Has anyone else had this problem before?
You're step-step-stepping along through the dungeon and all of a sudden you come to a dead end. There's no "other path" you haven't explored - this is where the dungeon should continue and yet it doesn't. Just as the party is about to break into problem solving mode, the DM smiles and says, "You should probably check the right wall."
Thanks. I check the right wall. I make a search check. 22. Oh hey, a secret door. Experience too? Great.
Except I didn't do anything.
At its mathematical base, Dungeons and Dragons is actually a very boring concept. The game mechanics themselves when stripped of their importance are only of mediocre entertainment. It would be like playing World of Warcraft, except the main character is a two-dimensional circle on the screen - you run around a 2D plane and press some buttons as a bunch of other circles die while numbers float above th-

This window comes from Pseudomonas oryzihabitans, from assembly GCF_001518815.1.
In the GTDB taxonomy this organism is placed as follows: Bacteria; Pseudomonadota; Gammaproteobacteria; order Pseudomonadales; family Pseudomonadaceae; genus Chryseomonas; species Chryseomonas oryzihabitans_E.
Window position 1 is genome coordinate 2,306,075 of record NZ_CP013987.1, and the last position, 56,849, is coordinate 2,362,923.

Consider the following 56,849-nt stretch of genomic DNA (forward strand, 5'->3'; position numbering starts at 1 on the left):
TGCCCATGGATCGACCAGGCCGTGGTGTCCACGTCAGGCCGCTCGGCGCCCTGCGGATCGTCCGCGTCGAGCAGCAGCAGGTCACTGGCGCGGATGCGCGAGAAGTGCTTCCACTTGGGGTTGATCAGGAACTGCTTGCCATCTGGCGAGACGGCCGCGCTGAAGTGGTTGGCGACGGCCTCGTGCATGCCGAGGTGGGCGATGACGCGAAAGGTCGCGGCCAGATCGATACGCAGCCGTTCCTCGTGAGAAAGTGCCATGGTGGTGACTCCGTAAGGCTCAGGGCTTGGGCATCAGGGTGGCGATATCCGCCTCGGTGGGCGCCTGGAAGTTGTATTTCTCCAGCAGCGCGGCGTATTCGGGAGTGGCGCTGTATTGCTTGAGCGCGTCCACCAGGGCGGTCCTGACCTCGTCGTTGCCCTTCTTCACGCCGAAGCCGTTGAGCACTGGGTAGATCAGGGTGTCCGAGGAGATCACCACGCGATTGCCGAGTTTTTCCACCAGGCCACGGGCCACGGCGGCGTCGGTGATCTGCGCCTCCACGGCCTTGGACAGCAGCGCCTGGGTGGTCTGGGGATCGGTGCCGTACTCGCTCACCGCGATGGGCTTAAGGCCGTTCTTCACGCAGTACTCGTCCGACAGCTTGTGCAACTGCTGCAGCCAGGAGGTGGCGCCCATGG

Actually I'm pretty sure WoW players would barely notice. Bad analogy.
Core Demographic-bashing joke aside, I seriously can't stand when a DM just hands us the solution to something that was just barely more than a skill check, anyways. It's the same thing when it comes to monsters - telling the players this crazy spider does Con damage before it ever poisons someone immediately sets the party in "that monster needs to die in a ranged fire" mode. The game fades into a monotonous set of skill checks, attack rolls, and victory themes as my experience bar climbs higher and higher.
The part of the game that challenges our problem solving skills is actually one of the more interesting and rewarding parts of the D&D experience and taking it away to ease the path for "frustrated" players is doing them more of a disservice than a service. Let us figure it out the hard way. We're big boys. We can take it.